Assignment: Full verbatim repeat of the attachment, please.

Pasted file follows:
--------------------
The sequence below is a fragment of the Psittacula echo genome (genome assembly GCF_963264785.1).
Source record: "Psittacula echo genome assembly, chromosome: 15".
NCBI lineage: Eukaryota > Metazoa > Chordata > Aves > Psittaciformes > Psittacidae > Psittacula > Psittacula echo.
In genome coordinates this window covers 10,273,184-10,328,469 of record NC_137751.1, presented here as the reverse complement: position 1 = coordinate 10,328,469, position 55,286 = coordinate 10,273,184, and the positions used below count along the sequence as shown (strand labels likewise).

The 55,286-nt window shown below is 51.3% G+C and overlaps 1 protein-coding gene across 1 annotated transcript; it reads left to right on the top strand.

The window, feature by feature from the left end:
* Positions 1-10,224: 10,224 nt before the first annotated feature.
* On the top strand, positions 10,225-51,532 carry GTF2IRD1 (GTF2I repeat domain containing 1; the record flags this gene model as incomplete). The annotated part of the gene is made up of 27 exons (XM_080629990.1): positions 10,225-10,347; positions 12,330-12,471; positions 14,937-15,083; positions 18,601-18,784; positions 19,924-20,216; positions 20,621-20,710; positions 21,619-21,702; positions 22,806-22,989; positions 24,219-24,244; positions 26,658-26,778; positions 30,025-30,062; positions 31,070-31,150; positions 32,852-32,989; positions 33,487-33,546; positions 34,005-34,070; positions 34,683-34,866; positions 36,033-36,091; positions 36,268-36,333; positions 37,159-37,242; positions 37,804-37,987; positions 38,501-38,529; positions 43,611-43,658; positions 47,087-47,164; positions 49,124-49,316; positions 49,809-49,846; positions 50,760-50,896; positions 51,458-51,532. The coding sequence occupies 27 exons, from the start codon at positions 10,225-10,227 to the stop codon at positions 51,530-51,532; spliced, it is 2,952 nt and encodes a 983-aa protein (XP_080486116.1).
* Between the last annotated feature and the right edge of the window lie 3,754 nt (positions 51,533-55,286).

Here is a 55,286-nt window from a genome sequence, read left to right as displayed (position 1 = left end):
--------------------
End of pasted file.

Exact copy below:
The sequence below is a fragment of the Psittacula echo genome (genome assembly GCF_963264785.1).
Source record: "Psittacula echo genome assembly, chromosome: 15".
NCBI lineage: Eukaryota > Metazoa > Chordata > Aves > Psittaciformes > Psittacidae > Psittacula > Psittacula echo.
In genome coordinates this window covers 10,273,184-10,328,469 of record NC_137751.1, presented here as the reverse complement: position 1 = coordinate 10,328,469, position 55,286 = coordinate 10,273,184, and the positions used below count along the sequence as shown (strand labels likewise).

The 55,286-nt window shown below is 51.3% G+C and overlaps 1 protein-coding gene across 1 annotated transcript; it reads left to right on the top strand.

The window, feature by feature from the left end:
* Positions 1-10,224: 10,224 nt before the first annotated feature.
* On the top strand, positions 10,225-51,532 carry GTF2IRD1 (GTF2I repeat domain containing 1; the record flags this gene model as incomplete). The annotated part of the gene is made up of 27 exons (XM_080629990.1): positions 10,225-10,347; positions 12,330-12,471; positions 14,937-15,083; positions 18,601-18,784; positions 19,924-20,216; positions 20,621-20,710; positions 21,619-21,702; positions 22,806-22,989; positions 24,219-24,244; positions 26,658-26,778; positions 30,025-30,062; positions 31,070-31,150; positions 32,852-32,989; positions 33,487-33,546; positions 34,005-34,070; positions 34,683-34,866; positions 36,033-36,091; positions 36,268-36,333; positions 37,159-37,242; positions 37,804-37,987; positions 38,501-38,529; positions 43,611-43,658; positions 47,087-47,164; positions 49,124-49,316; positions 49,809-49,846; positions 50,760-50,896; positions 51,458-51,532. The coding sequence occupies 27 exons, from the start codon at positions 10,225-10,227 to the stop codon at positions 51,530-51,532; spliced, it is 2,952 nt and encodes a 983-aa protein (XP_080486116.1).
* Between the last annotated feature and the right edge of the window lie 3,754 nt (positions 51,533-55,286).

Here is a 55,286-nt window from a genome sequence, read left to right as displayed (position 1 = left end):